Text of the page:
The University of Alberta’s faculty of engineering joined various universities across Canada in a national effort to remember the victims of the shooting at Ècole Polytechnique.
To commemorate the 30-year anniversary of the attack at Ècole Polytechnique, the faculty of engineering live-streamed a national ceremony in Montreal featuring Prime Minister Justin Trudeau and Governor General Julie Payette. During the livestream, a white beam of light was shone alongside 13 other institutions, each one commemorating one of the 14 victims. 14 light beams were also shone at Mount Royal.
30 years ago a gunman entered the Montreal engineering school Ècole Polytechnique and killed 14 women to, as he stated, “fight feminism.” The attack killed 12 engineers, a nursing student, and a support staff member at the school.
Ania Ulrich, outreach associate dean for the faculty of engineering, introduced the live-stream by emphasizing the influential and resonating effects of the attack.
“Today, as we do every December 6, we honour the lives of those lost and of those who survived,” Ulrich said. “While many of our students were not born at the time of this tragedy, they will know who these women are and we will never forget.”
Ulrich believes that though there is still work to be done, there has been a tangible shift in the engineering community. With more marginalized groups entering the field, she sees an active commitment to making it a more accepting and safe place.
“We are welcoming and inspiring young women and other underrepresented groups into engineering and they are driven to create enduring, positive change in the world,” Ulrich said. “Together, our engineering community across the country is creating learning and work environments that ensure this will never happen again to anyone.”
Ulrich was in grade nine when the attack occurred, but still found the courage to pursue her engineering undergraduate degree at the U of A.
“My father and my mother always made me believe that I could do anything and gave me the courage to step into [engineering], even though there may be hardships along the way,” she said in an interview. “It’s really important to step into that courage.”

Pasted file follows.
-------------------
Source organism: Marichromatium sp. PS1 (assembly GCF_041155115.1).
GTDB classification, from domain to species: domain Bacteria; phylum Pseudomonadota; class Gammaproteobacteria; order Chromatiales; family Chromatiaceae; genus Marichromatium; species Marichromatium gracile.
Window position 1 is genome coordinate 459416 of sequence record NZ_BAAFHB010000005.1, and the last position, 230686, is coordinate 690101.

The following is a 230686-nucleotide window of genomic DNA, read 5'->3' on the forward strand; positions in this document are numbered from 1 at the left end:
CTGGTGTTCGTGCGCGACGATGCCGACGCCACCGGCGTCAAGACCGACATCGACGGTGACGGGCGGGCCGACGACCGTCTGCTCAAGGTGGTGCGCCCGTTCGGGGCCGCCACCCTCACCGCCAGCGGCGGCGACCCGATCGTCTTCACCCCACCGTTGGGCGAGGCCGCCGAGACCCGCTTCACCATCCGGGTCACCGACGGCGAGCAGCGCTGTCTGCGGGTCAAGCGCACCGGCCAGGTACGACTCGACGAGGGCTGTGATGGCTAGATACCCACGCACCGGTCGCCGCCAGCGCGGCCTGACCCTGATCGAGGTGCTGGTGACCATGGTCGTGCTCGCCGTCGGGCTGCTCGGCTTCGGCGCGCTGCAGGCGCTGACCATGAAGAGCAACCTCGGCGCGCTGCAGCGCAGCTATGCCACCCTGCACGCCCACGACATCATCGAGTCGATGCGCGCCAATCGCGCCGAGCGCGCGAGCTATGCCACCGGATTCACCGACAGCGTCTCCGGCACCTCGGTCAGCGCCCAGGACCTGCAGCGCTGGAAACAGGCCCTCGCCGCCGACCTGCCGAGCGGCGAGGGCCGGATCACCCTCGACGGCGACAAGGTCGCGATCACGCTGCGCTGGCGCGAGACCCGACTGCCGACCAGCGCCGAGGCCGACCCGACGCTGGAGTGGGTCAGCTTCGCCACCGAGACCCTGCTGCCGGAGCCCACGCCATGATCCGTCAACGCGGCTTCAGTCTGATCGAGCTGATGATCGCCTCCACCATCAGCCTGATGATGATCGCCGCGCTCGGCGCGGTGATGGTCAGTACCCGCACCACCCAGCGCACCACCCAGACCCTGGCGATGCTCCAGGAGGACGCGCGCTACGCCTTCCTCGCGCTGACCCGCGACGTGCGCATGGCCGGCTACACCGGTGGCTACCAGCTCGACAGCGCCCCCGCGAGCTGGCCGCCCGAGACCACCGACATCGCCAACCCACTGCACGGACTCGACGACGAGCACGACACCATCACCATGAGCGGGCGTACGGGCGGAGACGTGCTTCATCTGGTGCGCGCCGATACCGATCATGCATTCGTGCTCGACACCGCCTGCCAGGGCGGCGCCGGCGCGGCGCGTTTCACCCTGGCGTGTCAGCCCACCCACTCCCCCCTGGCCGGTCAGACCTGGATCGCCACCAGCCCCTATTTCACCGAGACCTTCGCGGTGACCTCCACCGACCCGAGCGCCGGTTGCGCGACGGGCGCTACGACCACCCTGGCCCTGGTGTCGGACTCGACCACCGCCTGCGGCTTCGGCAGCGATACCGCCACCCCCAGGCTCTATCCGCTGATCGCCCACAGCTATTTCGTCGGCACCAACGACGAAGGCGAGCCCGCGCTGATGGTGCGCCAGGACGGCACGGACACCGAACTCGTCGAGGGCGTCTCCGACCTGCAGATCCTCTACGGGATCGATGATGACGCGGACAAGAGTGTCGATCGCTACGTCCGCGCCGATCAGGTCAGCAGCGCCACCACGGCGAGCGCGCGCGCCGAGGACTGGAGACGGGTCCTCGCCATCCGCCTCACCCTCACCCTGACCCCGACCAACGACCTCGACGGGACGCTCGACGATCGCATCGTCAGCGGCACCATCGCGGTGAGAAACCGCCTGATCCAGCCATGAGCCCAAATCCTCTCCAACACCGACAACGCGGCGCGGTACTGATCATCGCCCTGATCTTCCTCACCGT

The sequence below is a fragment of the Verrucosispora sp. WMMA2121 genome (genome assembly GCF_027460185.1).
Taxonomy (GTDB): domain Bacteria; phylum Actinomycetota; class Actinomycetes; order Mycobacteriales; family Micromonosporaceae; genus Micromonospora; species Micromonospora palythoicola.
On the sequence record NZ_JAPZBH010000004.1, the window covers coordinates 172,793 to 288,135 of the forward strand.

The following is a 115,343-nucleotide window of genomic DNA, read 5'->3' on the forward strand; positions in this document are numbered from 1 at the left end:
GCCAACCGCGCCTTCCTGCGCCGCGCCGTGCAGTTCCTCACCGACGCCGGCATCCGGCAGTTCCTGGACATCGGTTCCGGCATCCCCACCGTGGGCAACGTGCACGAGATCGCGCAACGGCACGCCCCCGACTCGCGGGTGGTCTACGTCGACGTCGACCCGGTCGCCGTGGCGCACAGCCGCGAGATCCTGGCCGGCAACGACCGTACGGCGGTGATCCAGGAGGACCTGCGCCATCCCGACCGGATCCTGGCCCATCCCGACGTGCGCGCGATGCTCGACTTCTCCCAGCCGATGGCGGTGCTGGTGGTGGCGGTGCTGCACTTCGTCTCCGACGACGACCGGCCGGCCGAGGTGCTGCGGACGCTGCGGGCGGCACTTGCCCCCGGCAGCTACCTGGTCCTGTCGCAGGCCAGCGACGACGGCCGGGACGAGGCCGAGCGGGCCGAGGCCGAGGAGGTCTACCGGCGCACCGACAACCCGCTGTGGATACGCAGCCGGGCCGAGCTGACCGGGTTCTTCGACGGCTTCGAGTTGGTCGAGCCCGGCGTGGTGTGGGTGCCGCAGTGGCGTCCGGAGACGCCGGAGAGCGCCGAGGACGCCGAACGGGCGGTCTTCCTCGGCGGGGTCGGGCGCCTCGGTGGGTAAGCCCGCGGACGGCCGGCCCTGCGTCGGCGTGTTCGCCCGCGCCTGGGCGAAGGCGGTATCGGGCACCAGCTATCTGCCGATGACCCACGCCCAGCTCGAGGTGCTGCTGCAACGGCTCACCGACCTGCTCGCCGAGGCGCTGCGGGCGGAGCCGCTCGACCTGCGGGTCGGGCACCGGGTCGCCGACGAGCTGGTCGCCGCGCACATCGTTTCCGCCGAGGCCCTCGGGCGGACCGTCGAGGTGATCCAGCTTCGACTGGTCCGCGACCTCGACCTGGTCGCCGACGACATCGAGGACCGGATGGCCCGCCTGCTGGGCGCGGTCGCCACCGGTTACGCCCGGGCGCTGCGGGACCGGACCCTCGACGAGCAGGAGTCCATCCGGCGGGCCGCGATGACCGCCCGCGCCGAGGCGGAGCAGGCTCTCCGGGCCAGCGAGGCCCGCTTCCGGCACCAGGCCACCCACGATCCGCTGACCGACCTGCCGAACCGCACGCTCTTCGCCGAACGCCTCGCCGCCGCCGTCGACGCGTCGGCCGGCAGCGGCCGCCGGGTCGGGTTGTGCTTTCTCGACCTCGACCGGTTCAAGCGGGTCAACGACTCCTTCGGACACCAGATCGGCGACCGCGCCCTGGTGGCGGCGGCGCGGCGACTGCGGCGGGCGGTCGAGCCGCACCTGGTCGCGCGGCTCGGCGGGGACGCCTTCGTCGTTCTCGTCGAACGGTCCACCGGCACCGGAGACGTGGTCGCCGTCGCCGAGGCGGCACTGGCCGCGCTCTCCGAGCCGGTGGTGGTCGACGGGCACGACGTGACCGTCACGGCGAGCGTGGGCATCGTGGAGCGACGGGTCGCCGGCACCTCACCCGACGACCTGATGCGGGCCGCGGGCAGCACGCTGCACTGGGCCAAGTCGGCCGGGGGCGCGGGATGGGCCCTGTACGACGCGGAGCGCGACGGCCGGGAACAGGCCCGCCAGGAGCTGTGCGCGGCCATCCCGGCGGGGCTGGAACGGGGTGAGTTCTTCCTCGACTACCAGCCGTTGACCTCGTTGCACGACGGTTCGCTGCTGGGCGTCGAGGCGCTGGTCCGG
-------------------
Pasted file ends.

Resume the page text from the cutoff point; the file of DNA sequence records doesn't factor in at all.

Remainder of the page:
For Ulrich, continuing to have these ceremonies opens up an uncomfortable, yet necessary national dialogue. It’s also a chance to reflect on what progress has been made and what still needs to change.
“As Canadians, I think we sometimes find it hard to talk about gender inequities, discrimination, hatred and violence, but it’s important to make those moments because it was through learning the history that we will not repeat these things,” she said.
“We need those reminders so that we don’t get complacent and so that we’re checking in, are we doing enough? What do we need to do? How do we create these grassroots movements in our faculties?”
In a statement, Fraser Forbes, dean of engineering, said that the attack was a loss to Canadian society.
“Today we remember 14 women who were slain 30 years ago at École Polytechnique de Montreal, singled out because they were women,” he said. “We come together across Canada to mourn the loss of these promising young women and the contributions they would have made to our society. We are poorer in their absence.”
The victims of the December 6, 1989 attack are listed below:
- Geneviève Bergeron , 21 — Civil engineering student
- Hélèn Colgan, 23 — Mechanical engineering student
- Nathalie Croteau, 23 — Mechanical engineering student
- Barbara Daigneault, 22 — Mechanical engineering student
- Anne-Marie Edward, 21 — Chemical engineering student
- Maud Haviernick, 29 — Materials engineering student
- Barbara Klucznick-Widajewicz, 31 — Nursing student
- Maryse Laganière, 25 — Budget clerk at Ècole Polytechnique
- Maryse Leclair, 23 — Materials engineering student
- Anne-Marie Lemay, 22 — Mechanical engineering student
- Sonia Pelletier, 28 — Mechanical engineering student
- Michèle Richard, 21 — Materials engineering student
- Annie St-Arneault, 23 — Mechanical engineering student
- Annie Turcotte, 20 — Materials engineering student